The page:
Roth vs Traditional 401k – final take

This is my final take on Roth vs. Traditional 401k in which I extend the previous model to include two new variables:

  • a different tax rate t_2 for money withdrawn from 401k (the expectation is that you will be in a lower tax bracket during retirement) and
  • a variable e to denote the expenses in a year. These expenses need to be deducted from the amount that is invested in the ordinary non-tax sheltered account.

with these two variables, the new calculations for Roth vs. traditional are as follows:

Roth 401k

Total = Roth = (1+r)^N c + (p - c - e - f(p))(1 + r')^N

f(x) is a function that computes tax on x, and
r' = r(1 - t_1) is the reduced rate of return that money in non-tax sheltered account earns
t_1 will be the marginal tax rate (bracket)

Traditional 401k

Total = Trad = (1+r)^N c (1 - t_2) + (p - c - e - f(p-c))(1 + r')^N

t_2 = expected tax rate at time of withdrawal in retirement

Let’s see what we get if we subtract the two:

D = Roth - Trad = (1+r)^N c t_2 - (f(p) - f(p-c))(1 + r')^N
Now recall f is simply the function which computes tax, so f(p) - f(p-c) = t_1 c giving
D = (1+r)^N c t_2 - (1 + r')^N t_1 c
D = ((1+r)^N t_2 - (1 + r')^N t_1) c
For D > 0 (i.e., better to invest in Roth), we get a simple formula
(1+r)^N t_2 > (1 + r')^N t_1
This looks like a linear relationship in t_1 and t_2 but isn’t since r' is a function of t_1. The variables p,c,e have cancelled out and we see that the factors that influence whether you should choose Roth vs. Traditional 401k are:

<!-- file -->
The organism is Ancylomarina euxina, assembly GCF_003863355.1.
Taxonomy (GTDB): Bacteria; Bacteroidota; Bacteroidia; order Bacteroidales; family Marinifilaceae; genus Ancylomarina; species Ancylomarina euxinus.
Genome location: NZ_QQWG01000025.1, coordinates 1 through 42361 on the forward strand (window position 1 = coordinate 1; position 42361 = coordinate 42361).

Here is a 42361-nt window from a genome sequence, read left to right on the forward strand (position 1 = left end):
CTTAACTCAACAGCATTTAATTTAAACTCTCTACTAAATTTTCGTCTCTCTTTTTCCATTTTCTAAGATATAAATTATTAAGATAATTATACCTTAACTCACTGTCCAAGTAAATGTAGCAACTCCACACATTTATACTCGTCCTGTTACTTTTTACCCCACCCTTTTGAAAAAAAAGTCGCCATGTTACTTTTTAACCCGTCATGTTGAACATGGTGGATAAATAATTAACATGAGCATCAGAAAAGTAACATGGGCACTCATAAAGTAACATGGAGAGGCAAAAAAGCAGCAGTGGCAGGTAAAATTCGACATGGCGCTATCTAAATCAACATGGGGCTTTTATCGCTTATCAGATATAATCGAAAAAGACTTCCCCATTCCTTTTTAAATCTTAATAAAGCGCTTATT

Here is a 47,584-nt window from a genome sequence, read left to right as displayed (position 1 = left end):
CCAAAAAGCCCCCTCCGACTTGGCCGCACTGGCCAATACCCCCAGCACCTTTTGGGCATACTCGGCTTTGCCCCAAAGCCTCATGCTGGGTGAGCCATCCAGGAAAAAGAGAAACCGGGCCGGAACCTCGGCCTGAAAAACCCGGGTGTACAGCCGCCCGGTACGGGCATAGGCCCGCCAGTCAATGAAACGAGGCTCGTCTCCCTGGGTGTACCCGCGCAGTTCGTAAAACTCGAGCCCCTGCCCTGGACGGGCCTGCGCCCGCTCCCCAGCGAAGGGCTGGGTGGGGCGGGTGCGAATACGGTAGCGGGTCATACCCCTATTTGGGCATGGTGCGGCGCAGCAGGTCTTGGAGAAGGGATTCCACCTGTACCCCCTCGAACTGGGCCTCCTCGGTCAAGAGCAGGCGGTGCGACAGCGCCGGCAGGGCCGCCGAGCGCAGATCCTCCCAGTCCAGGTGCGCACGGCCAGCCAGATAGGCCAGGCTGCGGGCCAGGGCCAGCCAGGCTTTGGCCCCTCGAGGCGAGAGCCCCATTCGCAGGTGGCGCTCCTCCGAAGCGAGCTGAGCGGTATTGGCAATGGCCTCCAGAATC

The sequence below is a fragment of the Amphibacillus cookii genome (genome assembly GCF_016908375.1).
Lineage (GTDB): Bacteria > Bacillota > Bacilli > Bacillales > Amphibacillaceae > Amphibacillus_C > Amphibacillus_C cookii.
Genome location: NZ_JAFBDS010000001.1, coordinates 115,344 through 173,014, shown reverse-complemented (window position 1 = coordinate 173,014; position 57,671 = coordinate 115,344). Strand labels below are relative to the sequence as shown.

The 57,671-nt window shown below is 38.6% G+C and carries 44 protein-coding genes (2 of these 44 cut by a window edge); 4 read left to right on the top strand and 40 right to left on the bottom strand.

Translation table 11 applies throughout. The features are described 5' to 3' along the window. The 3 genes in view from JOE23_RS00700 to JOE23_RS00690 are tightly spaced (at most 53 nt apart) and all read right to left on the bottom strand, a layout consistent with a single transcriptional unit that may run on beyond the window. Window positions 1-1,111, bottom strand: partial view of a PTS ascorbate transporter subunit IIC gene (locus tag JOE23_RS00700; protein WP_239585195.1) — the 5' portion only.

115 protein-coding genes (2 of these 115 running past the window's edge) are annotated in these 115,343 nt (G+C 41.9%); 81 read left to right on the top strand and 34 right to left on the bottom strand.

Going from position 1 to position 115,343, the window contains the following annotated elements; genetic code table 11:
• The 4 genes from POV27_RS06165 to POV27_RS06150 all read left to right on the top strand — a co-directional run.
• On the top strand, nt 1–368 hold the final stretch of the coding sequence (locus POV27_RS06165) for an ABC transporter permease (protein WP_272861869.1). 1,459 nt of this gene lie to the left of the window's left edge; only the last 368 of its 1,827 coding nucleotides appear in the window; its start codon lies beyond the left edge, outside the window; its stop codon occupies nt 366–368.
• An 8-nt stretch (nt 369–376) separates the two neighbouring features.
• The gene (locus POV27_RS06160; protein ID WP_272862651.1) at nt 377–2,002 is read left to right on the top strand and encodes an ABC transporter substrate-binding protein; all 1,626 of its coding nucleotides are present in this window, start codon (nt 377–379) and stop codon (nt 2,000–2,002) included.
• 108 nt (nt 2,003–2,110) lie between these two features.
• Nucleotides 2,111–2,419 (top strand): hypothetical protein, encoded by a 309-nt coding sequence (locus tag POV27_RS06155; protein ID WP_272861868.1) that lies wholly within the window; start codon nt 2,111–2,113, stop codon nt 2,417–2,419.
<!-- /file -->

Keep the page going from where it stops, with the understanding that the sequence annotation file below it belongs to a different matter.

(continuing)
• your current tax bracket t_1
  • your expected tax bracket during retirement t_2
  • expected rate of return on investment r
  • time to retirement N

We can write a small function that gives us the breakeven point when both Roth and Traditional will give same return:

Let’s see what it gives:

Plot of breakeven point vs. N (# of years till retirement) with r=0.08 and two different values of t_1

Enough math. Can I get it in English please? Investing in Roth makes sense if you are young (i.e., N ↑) or in a low tax bracket (t_1 ↓). For most people, both these events happen at the same time. To use the graph above, calculate the # of years you have till retirement (x-axis) and your expected tax bracket in retirement (y-axis). That should give you a point on the graph. If that point is above the curve, you are better off investing in a Roth 401k.

Conclusion: Go Roth when you are young and switch to Traditional 401k once you cross 40-45 years of age. For most people that represents mid-point of their career. Thus, in other words, the conclusion is to split evenly between Roth and Traditional 401k. Choose Roth for first-half of your career and Traditional for the second half.

of course, again all this is just bookish exercise for fun. Code is here.

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